Thursday, February 3, 2011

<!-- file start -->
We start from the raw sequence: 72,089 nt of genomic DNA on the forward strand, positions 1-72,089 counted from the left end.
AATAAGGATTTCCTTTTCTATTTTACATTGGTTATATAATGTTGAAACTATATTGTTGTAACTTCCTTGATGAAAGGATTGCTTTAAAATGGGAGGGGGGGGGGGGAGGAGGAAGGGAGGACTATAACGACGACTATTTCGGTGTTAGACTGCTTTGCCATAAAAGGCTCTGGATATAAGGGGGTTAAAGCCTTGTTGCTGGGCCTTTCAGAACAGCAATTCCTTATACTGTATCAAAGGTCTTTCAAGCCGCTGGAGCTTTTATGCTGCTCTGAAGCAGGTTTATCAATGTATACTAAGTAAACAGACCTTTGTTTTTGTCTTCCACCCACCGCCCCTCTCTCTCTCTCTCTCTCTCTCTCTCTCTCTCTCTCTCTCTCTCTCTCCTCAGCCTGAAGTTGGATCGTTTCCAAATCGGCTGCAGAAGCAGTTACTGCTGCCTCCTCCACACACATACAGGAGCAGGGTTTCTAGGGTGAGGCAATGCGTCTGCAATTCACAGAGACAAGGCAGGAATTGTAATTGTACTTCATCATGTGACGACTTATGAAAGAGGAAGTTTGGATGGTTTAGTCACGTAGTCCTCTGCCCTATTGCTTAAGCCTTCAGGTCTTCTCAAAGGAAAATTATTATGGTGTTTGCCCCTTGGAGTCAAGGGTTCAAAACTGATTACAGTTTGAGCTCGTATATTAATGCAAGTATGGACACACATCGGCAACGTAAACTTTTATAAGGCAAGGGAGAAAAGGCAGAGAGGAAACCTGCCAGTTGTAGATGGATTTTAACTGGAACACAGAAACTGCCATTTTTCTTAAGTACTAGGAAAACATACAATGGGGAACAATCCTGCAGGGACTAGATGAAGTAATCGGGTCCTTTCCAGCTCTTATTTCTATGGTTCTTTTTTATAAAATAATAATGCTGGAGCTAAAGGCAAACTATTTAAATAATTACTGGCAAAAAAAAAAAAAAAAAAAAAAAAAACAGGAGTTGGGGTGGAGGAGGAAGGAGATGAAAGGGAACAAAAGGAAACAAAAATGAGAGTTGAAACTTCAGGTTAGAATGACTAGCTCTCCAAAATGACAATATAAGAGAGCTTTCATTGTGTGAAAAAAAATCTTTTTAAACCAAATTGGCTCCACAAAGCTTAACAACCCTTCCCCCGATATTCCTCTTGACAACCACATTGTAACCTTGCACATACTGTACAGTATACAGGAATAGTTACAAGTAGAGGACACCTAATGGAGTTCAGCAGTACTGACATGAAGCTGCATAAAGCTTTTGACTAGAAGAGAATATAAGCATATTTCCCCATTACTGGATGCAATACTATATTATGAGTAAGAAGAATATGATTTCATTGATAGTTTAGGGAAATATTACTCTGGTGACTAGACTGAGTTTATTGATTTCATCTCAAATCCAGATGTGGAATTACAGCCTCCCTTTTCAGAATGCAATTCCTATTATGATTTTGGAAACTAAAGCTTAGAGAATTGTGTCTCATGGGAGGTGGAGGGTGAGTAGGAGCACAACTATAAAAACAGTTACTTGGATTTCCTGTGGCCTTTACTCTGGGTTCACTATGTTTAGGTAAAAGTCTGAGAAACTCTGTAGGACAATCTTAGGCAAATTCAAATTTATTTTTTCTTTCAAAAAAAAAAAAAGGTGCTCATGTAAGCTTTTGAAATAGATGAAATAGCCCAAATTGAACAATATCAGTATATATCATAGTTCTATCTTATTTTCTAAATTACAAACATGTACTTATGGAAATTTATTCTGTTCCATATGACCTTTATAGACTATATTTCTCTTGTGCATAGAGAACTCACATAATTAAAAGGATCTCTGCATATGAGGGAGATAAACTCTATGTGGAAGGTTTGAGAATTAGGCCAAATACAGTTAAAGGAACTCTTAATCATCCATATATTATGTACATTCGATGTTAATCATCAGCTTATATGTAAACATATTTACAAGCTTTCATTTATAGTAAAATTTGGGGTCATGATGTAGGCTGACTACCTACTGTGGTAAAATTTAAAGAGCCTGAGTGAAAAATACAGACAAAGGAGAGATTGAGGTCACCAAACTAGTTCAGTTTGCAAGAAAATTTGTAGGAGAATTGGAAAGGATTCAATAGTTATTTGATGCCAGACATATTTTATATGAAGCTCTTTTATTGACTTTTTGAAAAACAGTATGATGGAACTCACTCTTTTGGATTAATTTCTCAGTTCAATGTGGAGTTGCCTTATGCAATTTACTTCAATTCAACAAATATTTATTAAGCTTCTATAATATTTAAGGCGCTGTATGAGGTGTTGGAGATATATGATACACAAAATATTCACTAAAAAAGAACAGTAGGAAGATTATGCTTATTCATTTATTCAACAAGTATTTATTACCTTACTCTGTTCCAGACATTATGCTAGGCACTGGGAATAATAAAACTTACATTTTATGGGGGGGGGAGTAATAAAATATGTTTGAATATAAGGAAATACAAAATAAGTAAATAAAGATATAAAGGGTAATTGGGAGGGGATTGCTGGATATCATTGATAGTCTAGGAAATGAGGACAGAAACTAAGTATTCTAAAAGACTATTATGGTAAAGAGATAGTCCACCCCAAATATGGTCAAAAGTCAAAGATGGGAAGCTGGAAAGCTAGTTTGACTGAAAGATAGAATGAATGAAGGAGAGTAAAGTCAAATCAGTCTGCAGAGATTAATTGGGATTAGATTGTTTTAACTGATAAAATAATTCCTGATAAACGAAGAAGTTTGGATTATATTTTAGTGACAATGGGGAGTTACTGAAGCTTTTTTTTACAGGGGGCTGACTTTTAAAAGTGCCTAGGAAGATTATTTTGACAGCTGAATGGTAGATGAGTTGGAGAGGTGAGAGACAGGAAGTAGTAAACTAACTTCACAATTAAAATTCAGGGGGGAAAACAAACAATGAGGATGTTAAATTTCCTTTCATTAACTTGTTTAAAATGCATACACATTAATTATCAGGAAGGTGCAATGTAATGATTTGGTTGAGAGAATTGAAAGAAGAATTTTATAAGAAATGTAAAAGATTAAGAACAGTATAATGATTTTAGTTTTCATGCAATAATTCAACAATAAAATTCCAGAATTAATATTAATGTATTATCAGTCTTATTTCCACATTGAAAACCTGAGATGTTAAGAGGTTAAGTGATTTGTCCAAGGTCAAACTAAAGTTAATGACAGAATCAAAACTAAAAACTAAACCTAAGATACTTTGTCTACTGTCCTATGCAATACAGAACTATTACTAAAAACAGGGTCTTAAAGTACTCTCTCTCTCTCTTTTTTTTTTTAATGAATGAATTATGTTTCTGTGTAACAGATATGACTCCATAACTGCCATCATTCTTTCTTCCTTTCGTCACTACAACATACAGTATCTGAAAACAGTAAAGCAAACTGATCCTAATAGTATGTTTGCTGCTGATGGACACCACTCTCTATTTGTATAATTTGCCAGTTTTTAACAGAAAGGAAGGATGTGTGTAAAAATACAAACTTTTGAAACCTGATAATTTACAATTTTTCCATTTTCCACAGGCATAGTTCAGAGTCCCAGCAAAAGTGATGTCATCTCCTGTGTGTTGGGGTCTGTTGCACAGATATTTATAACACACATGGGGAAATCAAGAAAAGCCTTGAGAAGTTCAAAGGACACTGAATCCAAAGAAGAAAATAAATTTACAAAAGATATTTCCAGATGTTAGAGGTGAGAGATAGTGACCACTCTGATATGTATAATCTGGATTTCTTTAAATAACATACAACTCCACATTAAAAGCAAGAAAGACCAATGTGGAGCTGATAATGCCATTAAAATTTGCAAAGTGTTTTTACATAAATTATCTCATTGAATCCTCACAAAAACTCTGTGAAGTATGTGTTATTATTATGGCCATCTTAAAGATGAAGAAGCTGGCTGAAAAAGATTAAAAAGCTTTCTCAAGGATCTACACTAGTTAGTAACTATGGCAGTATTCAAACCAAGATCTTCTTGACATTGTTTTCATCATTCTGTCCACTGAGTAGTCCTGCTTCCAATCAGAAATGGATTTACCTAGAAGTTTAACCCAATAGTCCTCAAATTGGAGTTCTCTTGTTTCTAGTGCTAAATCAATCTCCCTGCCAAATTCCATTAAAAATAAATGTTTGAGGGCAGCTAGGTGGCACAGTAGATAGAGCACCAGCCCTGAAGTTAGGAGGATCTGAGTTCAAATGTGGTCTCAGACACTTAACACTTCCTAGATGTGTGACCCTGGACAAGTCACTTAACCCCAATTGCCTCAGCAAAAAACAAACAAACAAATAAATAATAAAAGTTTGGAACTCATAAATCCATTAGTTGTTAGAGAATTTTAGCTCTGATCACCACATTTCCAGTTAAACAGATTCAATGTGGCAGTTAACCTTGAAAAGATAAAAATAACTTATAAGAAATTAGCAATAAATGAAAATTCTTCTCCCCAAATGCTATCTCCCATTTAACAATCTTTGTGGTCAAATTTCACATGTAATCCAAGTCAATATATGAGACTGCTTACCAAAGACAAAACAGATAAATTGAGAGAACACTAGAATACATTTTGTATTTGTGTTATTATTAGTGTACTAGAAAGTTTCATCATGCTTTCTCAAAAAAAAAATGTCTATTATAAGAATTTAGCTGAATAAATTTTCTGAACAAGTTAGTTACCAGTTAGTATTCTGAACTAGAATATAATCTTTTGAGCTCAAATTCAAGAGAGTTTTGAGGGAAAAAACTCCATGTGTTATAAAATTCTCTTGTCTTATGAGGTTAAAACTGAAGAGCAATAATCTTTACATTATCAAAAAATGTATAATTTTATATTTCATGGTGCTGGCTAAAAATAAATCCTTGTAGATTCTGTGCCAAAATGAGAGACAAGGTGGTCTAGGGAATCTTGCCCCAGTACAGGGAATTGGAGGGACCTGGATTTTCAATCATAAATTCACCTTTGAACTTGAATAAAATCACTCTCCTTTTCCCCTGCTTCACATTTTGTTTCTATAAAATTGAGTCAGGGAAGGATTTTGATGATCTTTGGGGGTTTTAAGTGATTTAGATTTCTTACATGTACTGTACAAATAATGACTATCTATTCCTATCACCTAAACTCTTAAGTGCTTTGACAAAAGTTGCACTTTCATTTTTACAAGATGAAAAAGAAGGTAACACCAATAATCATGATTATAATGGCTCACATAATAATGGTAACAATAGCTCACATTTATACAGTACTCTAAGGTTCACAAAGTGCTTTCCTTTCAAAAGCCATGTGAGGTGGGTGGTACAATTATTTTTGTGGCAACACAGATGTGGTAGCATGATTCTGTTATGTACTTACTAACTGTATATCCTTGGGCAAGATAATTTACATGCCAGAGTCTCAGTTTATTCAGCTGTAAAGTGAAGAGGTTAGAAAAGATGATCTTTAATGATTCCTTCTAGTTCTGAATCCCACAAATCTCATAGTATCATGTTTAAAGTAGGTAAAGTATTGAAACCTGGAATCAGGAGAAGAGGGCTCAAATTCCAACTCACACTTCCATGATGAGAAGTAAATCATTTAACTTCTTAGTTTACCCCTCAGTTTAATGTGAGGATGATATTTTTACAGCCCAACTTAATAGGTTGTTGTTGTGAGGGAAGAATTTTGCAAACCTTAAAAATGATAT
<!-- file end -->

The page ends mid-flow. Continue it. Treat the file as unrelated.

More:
Seth was diagnosed with Sensory Integration Disfunction at 10 months old. He had trouble with organizing the input he got from all of his senses. Visual, auditory, tactile, vestibular....the list goes on, it's a challenge. He struggles day to day with activities and learning because of his sensory issues. The greatest book that I have read thus far is "Raising a Sensory Smart Child" written by Lindsey Biel and Nancy Peske. It is a must read for any parent who thinks that their child may have sensory issues. We knew from day 1 Seth had issues because the slightest noise would wake him. He hardly slept as an infant and would scream for hours on end. When it came time for baby food, he couldn't handle the textures. So we ended up seeing an OT and that was the start of the journey we've been on ever since. My point for this post was to share what we do day to day in our house to give Seth the input he needs to function better. There is alot to learn about Sensory Integration and it was all very foreign to me....research, research, research is the best thing you can do. But when you come to the point of diagnosis, you then have to discover which senses are hypersensitive and which are hyposensitive to your child. Seth craves deep vestibular and proprioceptive input. We have a mini trampoline in our house with a handle, for him to jump on. We have a swing hanging in the doorway for good linear movement. He loves to be swaddled tight in a blanket and rocked. I inflate a twin sized air mattress and plank it to our couch. He climbs up and rolls down (by far his favorite activity) this gives him the most beneficial input. I hide wooden puzzle pieces in sand and bean filled buckets, which helps with his tactile defensiveness. He paints with shaving cream in the bath tub as tactile play as well. Even snacktime can be a source of input. Crunchy chips, chewy snacks and a thick milkshake through a straw, are all good ways to get the sensory input he needs. There are endless options for incorporating sensory activities in the home. When Seth gets the input he needs throughout the day, his nervous system is much more organized and he is better regulated. For more good activities a great book is "The Out-of-Sync Child Has Fun" written by Carol Stock Kranowitz. Feel free to comment any fun activities or tips that you use to help your child with sensory struggles!